In Greek mythology the lyre was the chosen musical instrument that Orpheus played to perfection to charm almost anything to dance. Orpheus may not be at the Cyprus Museum on Wednesday when a number of ancient instruments will be played but that doesn’t mean that the concert, and the chance to learn all about these instruments, will be any less entertaining.
The event, under the name Calling Upon the Muses, invites us all to get to know a number of reproduced ancient instruments. We can touch and play with these newly crafted ancient musical instruments, meet the people behind the project and discover how easy it really is to get the lyre to enchant people into dancing.
These instruments will include, of course, the lyre (chelys and barbitos types), the phorminx, the cithara, the sambuca and the bendir.
A short concert will also take place within the Cyprus Museum where the audience will have the chance to listen to the Seikilos Epitaph, which is the oldest surviving complete musical composition in existence, and other surviving ancient melodies, along with modern improvisations with the accompaniment of an 11-string lyre, vocals and duduk.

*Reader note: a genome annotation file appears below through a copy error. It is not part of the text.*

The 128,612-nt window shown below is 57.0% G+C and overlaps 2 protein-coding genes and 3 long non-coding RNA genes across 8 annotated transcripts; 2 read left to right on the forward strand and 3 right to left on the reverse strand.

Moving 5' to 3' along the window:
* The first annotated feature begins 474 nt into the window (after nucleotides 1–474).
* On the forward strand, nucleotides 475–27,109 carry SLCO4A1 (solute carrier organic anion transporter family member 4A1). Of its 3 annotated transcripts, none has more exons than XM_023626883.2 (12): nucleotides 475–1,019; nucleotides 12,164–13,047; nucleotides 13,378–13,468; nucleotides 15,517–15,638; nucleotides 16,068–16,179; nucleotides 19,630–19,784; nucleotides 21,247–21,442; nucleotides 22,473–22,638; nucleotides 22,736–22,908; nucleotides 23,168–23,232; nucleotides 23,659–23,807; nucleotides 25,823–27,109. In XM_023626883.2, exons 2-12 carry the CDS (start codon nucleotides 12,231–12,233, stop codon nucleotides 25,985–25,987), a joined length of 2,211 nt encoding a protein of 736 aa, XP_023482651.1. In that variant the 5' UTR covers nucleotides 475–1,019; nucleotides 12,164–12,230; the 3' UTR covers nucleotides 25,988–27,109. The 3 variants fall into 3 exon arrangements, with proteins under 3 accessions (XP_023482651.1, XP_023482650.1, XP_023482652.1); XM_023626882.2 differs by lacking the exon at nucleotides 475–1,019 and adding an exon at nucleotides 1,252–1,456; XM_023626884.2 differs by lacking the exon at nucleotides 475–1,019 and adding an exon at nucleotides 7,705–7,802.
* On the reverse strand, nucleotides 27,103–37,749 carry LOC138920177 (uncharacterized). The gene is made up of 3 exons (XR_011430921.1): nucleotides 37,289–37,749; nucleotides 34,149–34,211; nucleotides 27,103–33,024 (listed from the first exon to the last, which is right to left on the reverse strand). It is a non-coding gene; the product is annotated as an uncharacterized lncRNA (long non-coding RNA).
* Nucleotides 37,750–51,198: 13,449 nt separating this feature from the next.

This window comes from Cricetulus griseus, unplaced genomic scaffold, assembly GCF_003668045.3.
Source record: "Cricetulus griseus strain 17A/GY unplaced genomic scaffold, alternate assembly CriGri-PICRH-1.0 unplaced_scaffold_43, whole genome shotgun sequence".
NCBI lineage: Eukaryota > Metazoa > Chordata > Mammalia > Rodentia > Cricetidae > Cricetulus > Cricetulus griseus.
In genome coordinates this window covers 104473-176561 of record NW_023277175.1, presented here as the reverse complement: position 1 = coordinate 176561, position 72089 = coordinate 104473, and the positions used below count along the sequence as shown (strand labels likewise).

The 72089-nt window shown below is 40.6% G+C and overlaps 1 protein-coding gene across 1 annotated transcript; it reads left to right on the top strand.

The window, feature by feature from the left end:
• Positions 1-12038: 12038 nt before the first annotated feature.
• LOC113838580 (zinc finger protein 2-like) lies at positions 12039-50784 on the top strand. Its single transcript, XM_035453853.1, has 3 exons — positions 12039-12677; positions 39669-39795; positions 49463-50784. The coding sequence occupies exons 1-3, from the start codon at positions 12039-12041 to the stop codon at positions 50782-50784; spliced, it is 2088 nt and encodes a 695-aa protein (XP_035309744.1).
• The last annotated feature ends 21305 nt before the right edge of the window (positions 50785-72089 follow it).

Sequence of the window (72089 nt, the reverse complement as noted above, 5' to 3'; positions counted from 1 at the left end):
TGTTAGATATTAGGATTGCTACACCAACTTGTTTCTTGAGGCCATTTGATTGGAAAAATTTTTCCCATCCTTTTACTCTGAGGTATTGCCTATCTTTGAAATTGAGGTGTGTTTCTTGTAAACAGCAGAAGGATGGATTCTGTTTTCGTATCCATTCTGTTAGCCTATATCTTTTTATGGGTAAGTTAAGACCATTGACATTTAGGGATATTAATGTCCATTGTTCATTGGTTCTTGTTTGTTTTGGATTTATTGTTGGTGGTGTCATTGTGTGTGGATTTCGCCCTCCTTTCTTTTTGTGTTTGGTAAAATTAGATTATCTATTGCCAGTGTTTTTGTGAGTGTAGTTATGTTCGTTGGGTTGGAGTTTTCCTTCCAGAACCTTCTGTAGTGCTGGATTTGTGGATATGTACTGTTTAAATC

The reproductions of these ancient instruments have been designed and crafted by the Anastasios Musical Instruments Workshop in collaboration with the 3D Laboratories of the International Hellenic University in Thessaloniki and the Electronic Media Laboratory of the School of Journalism and Mass Communications of the Aristotle University of Thessaloniki.
Calling Upon the Muses
Music performance with ancient instruments. April 6. Cyprus Museum, Nicosia. 6pm-8pm. Tel: 22-865854